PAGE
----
The Port Washington sighting is reviewed here along with the Illinois police officer's sighting as an illustration of the behavior of these aircraft. Along with these reports, NIDS has accumulated almost 400 separate sightings of triangular/boomerang/wedge-shaped objects, many of which are brightly lit, low flying, and traveling at unexpectedly low air speeds.
To give a general impression on the noticeably low altitude, Table 1 summarizes some relevant details on altitude from several NIDS reports. We are mindful of the caveat that estimates of altitude, especially at night, are fraught with inaccuracy.
TABLE 1: List of Witness Descriptions of Low Altitudes of Triangular Aircraft
Case# Location Description of Altitude
300 Al-Theodore “Treetop Level”
218 OK-Creek Co “40 feet”
317 FL-Gainesville “100’ or less”
319 UT-Arcadia “30 feet”
272 SC-Williamson “100 feet”
303 IL-Sparta “Twice treetop height”
050 NY-Bedford “Just Above Tree-tops”
066 MO-Nelson “3 story building”
015 OK-Inola “20 feet”
117 NV-Las Vegas “50 feet”
543 TX Lockhart “~30 feet”
205 OR-Aloha “8-10 stories”
230 TX-Corpus Christi “100-150 feet”
231 FL-Newberry “150’, just over trees”
330 AL-Wadley “100’ above trees”
385 VA-Lynn Haven “100 feet”
420 NY-Pond Eddy “100 feet”
450 PA-Waymart “2 stories”
575 OK-Yukon “Just over trees”
358 KS-Topeka “50 feet”
590 IN-Indianapolis “50 feet above big maple trees”
093 NM Standing Rock “From Ground”
271 OR “Ground (nearest)”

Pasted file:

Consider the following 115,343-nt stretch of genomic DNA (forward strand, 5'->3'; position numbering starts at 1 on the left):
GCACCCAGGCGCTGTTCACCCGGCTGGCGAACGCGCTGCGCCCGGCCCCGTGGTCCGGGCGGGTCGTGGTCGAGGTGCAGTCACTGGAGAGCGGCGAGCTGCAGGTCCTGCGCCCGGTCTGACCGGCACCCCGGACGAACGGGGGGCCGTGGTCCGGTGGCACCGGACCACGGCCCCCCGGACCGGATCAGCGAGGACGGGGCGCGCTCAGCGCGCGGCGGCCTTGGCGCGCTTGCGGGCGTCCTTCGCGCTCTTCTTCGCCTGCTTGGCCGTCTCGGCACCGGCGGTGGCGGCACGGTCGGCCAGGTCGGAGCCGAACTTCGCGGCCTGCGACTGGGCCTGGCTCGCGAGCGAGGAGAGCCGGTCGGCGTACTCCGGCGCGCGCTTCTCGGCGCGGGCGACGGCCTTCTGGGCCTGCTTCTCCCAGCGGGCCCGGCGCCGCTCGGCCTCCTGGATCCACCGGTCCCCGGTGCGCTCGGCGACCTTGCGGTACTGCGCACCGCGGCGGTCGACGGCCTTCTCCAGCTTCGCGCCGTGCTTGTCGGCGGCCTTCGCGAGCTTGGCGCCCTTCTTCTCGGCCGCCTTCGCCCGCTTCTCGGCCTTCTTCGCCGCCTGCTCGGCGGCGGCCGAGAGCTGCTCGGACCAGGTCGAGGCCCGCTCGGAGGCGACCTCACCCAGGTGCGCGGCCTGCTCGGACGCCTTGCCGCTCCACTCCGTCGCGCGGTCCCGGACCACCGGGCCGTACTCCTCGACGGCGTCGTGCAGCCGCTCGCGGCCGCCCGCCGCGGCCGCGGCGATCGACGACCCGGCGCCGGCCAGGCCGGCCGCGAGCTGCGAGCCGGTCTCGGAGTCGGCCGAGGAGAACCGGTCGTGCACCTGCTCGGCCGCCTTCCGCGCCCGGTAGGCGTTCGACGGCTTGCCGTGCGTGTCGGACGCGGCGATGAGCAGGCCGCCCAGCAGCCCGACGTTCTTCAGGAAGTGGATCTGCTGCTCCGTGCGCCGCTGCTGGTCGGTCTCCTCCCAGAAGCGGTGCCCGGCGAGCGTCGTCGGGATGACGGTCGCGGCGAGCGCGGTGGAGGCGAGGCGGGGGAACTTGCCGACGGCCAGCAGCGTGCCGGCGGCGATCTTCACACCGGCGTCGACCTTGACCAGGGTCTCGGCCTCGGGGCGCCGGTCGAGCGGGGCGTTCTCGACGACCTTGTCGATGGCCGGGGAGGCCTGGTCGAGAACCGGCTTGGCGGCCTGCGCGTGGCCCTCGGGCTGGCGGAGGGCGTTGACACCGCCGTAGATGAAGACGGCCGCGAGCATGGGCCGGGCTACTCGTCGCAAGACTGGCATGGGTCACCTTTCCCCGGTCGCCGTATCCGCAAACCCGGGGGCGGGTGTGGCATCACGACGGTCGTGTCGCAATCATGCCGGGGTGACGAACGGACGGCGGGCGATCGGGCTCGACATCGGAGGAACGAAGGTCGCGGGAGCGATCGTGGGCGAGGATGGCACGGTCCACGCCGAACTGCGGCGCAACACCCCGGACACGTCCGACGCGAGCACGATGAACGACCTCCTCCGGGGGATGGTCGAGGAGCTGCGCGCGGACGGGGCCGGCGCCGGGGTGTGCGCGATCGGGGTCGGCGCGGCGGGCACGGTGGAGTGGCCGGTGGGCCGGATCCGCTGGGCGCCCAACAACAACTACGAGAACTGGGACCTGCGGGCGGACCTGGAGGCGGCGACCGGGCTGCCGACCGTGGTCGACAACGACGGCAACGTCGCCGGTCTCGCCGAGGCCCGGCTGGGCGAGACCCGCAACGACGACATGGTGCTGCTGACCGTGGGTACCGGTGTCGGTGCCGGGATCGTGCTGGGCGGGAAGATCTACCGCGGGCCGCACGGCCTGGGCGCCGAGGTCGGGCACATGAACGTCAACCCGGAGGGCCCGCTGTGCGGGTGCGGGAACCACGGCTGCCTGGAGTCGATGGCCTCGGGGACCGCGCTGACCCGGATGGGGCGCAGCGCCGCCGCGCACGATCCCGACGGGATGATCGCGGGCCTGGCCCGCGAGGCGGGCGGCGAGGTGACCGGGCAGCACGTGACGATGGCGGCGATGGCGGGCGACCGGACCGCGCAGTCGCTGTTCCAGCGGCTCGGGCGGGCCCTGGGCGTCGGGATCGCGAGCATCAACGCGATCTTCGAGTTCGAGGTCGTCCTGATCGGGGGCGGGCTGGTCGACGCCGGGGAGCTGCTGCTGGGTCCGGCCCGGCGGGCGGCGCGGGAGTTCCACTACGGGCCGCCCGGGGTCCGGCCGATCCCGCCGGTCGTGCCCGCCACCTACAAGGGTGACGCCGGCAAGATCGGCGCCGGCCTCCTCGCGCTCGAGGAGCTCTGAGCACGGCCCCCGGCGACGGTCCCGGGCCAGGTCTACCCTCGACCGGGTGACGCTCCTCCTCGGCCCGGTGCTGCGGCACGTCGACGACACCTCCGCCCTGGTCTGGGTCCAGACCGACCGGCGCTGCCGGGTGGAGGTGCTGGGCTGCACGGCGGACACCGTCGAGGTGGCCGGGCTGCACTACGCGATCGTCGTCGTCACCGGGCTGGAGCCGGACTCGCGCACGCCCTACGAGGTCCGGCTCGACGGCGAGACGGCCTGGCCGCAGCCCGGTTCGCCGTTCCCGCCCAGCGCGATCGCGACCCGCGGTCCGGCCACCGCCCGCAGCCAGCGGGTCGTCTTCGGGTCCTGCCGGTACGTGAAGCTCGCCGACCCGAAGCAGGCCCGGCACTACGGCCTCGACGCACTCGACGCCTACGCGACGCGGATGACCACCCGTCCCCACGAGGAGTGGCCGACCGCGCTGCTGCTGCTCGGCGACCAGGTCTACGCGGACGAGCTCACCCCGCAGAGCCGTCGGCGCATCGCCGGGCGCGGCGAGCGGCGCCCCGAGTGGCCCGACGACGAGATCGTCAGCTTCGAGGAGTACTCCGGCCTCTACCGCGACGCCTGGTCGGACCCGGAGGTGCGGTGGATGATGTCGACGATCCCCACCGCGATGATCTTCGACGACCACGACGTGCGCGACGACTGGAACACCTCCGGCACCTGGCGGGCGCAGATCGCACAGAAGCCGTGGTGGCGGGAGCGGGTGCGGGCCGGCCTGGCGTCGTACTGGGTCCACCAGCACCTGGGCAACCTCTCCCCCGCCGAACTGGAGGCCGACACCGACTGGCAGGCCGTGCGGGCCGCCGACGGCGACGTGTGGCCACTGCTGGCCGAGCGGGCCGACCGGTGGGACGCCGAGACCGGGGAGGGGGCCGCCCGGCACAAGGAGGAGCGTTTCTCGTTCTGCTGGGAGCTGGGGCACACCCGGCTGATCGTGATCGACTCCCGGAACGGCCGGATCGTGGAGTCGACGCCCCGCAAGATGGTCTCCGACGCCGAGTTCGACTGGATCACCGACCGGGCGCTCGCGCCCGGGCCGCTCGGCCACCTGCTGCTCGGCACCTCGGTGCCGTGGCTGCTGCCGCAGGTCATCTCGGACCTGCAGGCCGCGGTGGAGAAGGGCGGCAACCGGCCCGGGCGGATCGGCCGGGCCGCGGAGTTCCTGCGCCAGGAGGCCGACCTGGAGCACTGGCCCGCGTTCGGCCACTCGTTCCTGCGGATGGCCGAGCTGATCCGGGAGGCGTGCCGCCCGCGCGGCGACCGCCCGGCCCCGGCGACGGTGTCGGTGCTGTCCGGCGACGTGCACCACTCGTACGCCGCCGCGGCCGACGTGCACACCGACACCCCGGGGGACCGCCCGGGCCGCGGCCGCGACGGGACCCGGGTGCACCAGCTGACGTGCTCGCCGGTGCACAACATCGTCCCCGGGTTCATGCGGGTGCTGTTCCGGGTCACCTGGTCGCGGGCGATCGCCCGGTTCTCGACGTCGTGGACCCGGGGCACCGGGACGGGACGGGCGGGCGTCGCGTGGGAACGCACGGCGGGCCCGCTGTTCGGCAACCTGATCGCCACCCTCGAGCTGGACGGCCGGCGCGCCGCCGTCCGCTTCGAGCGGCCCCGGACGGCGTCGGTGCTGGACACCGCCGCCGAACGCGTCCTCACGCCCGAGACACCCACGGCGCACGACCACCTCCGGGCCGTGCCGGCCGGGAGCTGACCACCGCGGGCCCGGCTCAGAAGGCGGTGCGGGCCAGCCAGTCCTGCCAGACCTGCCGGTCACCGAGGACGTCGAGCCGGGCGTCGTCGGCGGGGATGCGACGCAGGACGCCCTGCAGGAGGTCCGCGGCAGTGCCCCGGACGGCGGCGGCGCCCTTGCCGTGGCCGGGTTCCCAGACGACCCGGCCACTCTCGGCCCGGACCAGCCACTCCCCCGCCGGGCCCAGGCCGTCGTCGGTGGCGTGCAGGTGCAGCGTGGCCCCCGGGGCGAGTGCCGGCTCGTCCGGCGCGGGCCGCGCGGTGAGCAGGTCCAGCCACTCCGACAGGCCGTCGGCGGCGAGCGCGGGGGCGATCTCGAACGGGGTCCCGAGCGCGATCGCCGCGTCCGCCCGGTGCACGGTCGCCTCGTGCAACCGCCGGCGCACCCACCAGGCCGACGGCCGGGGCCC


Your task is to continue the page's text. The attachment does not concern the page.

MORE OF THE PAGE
092 AZ-Window Rock “from ground”
278 OR-Eugene “ground (nearest)”
In earlier reports, NIDS outlined a tentative correlation between reported sightings of Triangles and the locations of Air Mobility Command and Air Force Materiel Command bases in the United States. These reports and hypotheses derived from them can be found in the "Research News" section
(http://www.nidsci.org/researchnews.php) of the NIDS web site.
Recent Analysis of the NIDS Database
In mid 2004, NIDS again reviewed our database comprising the locations of the Triangle sightings in the United States. We find (see the Map #1) the sightings of Triangles appear primarily adjacent to population centers and along Interstate Highways. From the map, the Triangle sightings cluster on both coasts. The flight path direction of the Triangle aircraft is shown by the direction of the black arrow on the map. If an arrow points west, the Triangle was reported flying west. The results are shown here:
The MUFON Triangle Database
In early 2004, Don Weatherby of MUFON kindly provided NIDS with the MUFON Triangle sightings database. The results of plotting the MUFON data (1990-2003) are shown in Map #2.
The Larry Hatch Triangle Database
In early 2004, Larry Hatch, the creator and owner of one of the largest and most comprehensive UFO databases in the world (see http://www.larryhatch.net/), kindly provided NIDS with his database of Triangle sightings (1990-2003). Larry Hatch's Triangle sightings are plotted on Map#3.
Three Databases Mapped
Next, we combined the locations of sightings from all three databases (NIDS, MUFON and Larry Hatch)
and plotted more than 700 sightings on a highway map of the USA. Map #4 shows the location of each sighting of a Flying Triangle (denoted by a red Triangle) and the relationship to nearby towns and cities. The circles denote the positions of nearby AFBs. It can be seen that the locations of the AFBs in many cases overlap with populated areas. And many of the Flying Triangle sightings also occur in or near populated areas.
The years 1990-2004 have seen an intense wave of Flying Triangle aircraft, as measured by three separate databases. The major finding in this report is that the behavior of the Flying Triangles, as related by hundreds of eyewitnesses, does not appear consistent with the covert deployment of an advanced DoD aircraft. Rather, it is consistent with (a) the routine and open deployment of an (unacknowledged) advanced DoD aircraft or (b) the routine and open deployment of an aircraft owned and operated by non-DoD personnel.